Lives of the fellows

Charles Mathurin Vaillant

b.27 November 1906 d.24 August 1993
TD BA Oxon(1927) MRCS LRCP(1932) BM(1934) MRCP(1937) DPM(1949) MA(1949) FRCP(1969)FRCPsych(1971)

Charles Mathurin Vaillant was born in Ashton-in-Makerfield, Lancashire, the son of Harry Dudley Vaillant who was himself a physician. His mother, Louise née Duffy, was the daughter of Thomas Duffy, a marine engineer. He was educated at Hodder Preparatory School, Stoneyhurst College and Trinity College, Oxford, graduating with honours in physiology, and continued his medical studies at Liverpool University and Liverpool Royal Infirmary. Between 1934 and 1939 he held junior medical appointments at Liverpool Royal Infirmary and at the Royal Southern Hospital, where he also worked as clinical assistant in the department of psychiatry. He obtained his membership of the College in 1937.

When the 1939-45 war began, Vaillant was an officer in the Territorial Army (Lancashire Yeomanry) and was immediately called up for active service. He served in France prior to the fall of that country and was later posted to the Sudan, Egypt and India where, with the rank of lieutenant colonel, he commanded general hospitals. For his long and distinguished service in the Territorial Army he was awarded the TD.

On demobilization he decided on a career in psychiatry and took the DPM. He held a number of senior posts, including visiting psychiatrist in charge of the department of psychiatry at Walton Hospital, Liverpool. Beginning with a few inpatient beds, he was able to build up an exclusively psychiatric unit in the medical block, thus laying claim to have been one of the first to have an inpatient unit which was not in a designated mental observation ward or mental hospital.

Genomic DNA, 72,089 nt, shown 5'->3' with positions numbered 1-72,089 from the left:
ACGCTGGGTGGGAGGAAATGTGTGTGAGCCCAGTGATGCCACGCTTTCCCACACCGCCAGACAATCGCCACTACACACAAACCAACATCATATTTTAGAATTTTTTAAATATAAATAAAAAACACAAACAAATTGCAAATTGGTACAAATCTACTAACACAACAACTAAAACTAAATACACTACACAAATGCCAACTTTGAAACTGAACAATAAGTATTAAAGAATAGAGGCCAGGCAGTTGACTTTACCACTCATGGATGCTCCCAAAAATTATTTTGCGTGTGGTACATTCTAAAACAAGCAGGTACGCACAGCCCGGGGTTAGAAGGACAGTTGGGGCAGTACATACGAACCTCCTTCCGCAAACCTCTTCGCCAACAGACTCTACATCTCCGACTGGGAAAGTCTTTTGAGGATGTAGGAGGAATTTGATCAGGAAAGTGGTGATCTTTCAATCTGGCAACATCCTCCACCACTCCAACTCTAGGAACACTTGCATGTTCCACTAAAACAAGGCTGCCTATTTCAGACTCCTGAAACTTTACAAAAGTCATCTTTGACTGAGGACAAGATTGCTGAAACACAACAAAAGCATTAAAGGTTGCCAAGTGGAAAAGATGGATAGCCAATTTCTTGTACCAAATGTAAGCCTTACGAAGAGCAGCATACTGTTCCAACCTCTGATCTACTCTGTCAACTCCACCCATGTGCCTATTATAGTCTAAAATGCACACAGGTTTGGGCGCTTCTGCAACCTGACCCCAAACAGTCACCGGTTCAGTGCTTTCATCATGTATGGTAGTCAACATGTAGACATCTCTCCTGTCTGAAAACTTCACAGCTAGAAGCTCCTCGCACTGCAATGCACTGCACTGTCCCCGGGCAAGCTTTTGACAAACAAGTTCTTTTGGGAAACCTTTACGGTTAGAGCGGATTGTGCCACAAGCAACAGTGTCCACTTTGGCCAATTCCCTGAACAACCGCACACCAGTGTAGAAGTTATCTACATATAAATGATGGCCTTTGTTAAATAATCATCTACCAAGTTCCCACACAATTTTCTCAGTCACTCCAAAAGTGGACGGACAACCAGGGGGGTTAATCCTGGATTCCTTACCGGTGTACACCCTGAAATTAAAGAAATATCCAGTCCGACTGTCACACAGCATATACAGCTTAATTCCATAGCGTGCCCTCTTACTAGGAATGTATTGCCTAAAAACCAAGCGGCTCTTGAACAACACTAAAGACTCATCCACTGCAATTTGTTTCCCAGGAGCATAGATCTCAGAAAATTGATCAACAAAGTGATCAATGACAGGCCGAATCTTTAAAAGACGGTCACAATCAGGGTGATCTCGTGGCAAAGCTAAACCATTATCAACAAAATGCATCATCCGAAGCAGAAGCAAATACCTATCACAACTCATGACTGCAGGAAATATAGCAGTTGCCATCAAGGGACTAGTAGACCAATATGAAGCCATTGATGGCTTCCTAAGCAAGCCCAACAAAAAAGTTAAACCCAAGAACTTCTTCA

He was an innovator, as witness his introduction of anaesthesia and relaxant drugs in the administration of ECT long before the local mental hospital followed suit. In 1946 he was appointed consultant in psychiatry to the Ministry of Pensions medical boards and to the Ministry of Pensions Hospital, Mossley Hill, Liverpool; positions which he continued to hold after his retirement in 1971. His particular interest in this context was in the welfare of ex-Japanese prisoners of war. In 1972 he also served on the Parole Board.

He gave a great deal of his time to psychiatric activities outside his practice. He was a lecturer on a sessional basis at Liverpool University where he lectured on the history of psychiatry and on forensic medicine in the DPM course. He also served on the Mental Health review tribunal and on the panel of independent examiners in cases of capital murder.

In 1962 he co-founded the Journal of the Liverpool Psychiatry Club in which, that same year, his presidential address ‘The history of Liverpool psychiatry’ was published. A particular interest was in forensic psychiatry and his opinion on both criminal and civil cases was much sought after. He was a member of the British Academy of Forensic Sciences.

In 1940 he married Verena Patricia Outen, the daughter of George Alfred Outen, a businessman. They had two daughters and a son. Their son, Charles Harry Vaillant continues the family medical tradition and is in general practice in Birkenhead.

H R Rollin

[Brit.med.J., 1994,308,197-8; Liverp.med.Inst., Trans & rep.,1979-80]

(Volume IX, page 538)

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